Are you considering installing a solar power system in your home? Before switching to solar power for your home, we’ll explain what you need to know, from your roof’s condition to permitting and more.
Your Roof’s Condition
Before you get excited about finally getting the solar panels you’ve always wanted for your home, consider your home and roof’s condition first. Most homeowners will install the panels on their roofs as that’s where they’ll absorb the most sunlight. First, ensure your home is suitable to support panels.
Ideally, your roof should have an angle between 30-45 degrees to maximize sunlight exposure, but if your home has a flat roof or has a lot of shade or tree cover, it may not be suitable for panels. Also, consider the condition of your roof and whether it’s too old or worn down to support heavy panels.
Another thing to know before switching to solar power for your home is the application and permitting process. Before you can even think about installing solar panels, you’ll need approval from local authorities.
A key consideration for residential and commercial solar systems is obtaining the necessary permits, which require filling out a detailed application that outlines your solar system’s details, from the location of the panels to the solar system labels and more. If you’re part of a homeowner’s association, you’ll likely have to get approval from them or follow their guidelines regarding solar panels.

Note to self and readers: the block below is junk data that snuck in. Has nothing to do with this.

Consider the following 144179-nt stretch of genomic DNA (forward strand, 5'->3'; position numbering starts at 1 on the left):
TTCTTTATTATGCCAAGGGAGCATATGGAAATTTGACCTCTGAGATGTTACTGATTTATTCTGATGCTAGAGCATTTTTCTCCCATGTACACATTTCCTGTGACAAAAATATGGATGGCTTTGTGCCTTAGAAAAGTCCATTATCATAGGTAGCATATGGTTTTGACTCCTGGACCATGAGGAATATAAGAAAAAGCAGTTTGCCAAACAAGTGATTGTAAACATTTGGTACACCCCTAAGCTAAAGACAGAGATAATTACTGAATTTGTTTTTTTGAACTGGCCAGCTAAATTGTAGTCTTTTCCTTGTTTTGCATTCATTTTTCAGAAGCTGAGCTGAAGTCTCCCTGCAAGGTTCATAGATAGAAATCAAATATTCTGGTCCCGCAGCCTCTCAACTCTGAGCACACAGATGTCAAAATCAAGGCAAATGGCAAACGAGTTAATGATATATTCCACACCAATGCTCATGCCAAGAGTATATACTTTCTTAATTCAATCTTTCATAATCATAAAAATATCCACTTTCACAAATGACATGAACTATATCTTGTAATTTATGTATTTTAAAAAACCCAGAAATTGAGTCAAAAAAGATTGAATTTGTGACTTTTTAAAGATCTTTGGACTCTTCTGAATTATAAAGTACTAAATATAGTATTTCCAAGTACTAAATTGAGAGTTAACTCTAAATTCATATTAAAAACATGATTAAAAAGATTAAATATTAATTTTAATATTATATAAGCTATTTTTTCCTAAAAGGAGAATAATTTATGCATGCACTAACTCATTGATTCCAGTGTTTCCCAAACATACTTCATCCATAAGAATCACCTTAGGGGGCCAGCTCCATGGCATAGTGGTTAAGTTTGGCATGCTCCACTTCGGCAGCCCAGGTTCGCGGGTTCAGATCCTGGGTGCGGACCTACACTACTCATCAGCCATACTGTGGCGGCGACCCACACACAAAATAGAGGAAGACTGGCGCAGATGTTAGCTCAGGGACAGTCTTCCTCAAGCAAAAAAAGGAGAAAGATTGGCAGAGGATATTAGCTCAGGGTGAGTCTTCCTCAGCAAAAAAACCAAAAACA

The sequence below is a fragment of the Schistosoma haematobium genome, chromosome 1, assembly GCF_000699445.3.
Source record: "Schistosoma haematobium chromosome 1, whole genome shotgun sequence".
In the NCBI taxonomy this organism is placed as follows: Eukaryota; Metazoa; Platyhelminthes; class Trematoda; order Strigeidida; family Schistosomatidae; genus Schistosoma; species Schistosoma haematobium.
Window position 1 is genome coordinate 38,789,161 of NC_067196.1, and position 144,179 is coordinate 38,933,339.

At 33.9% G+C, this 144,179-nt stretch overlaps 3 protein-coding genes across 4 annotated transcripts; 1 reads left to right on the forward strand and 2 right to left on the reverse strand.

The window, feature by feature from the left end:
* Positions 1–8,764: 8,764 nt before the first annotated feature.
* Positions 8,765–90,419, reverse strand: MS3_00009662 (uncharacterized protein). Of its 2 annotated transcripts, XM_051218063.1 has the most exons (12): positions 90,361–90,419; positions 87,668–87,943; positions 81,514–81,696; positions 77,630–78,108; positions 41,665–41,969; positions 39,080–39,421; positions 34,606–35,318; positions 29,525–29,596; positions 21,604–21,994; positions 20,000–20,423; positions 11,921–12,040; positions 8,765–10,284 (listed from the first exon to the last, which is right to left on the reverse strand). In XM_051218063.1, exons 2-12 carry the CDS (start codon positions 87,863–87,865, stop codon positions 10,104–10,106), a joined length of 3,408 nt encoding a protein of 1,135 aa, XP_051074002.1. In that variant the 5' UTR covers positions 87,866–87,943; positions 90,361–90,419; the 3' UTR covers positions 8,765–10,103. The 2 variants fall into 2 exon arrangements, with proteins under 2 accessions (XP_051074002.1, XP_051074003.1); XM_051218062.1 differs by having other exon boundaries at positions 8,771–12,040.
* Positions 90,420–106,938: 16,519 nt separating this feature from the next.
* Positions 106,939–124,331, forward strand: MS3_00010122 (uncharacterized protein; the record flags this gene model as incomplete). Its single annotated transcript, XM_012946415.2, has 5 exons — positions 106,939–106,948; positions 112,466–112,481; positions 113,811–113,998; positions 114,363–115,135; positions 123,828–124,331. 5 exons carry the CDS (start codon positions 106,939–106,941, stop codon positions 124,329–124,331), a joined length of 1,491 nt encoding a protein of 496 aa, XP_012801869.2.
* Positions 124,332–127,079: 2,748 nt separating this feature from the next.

One of the obstacles many home and business owners cite as an obstacle to switching to solar power is the high installation cost. Solar panel installation costs are significant, but did you know the federal government will help pick up the bill?
Homeowners who install solar panels can apply for a federal tax credit that covers 30 percent of the installation costs. And plenty of other states also offer significant rebates and tax breaks for solar panel homeowners. New Jersey, for instance, exempts buyers from 100 percent of state sales tax for solar energy equipment.
Your Typical Energy Usage
Before you switch, you’ll want to familiarize yourself with your energy needs and the power required by your new system. Review electricity bills from past months to determine your annual power needs—what months you need more and what months you’ll need less.
Your energy bills should include this information, or you can ask your utility provider. This information will help you choose your new solar system, and your contractor can recommend the ideal system for you and your home based on your energy usage.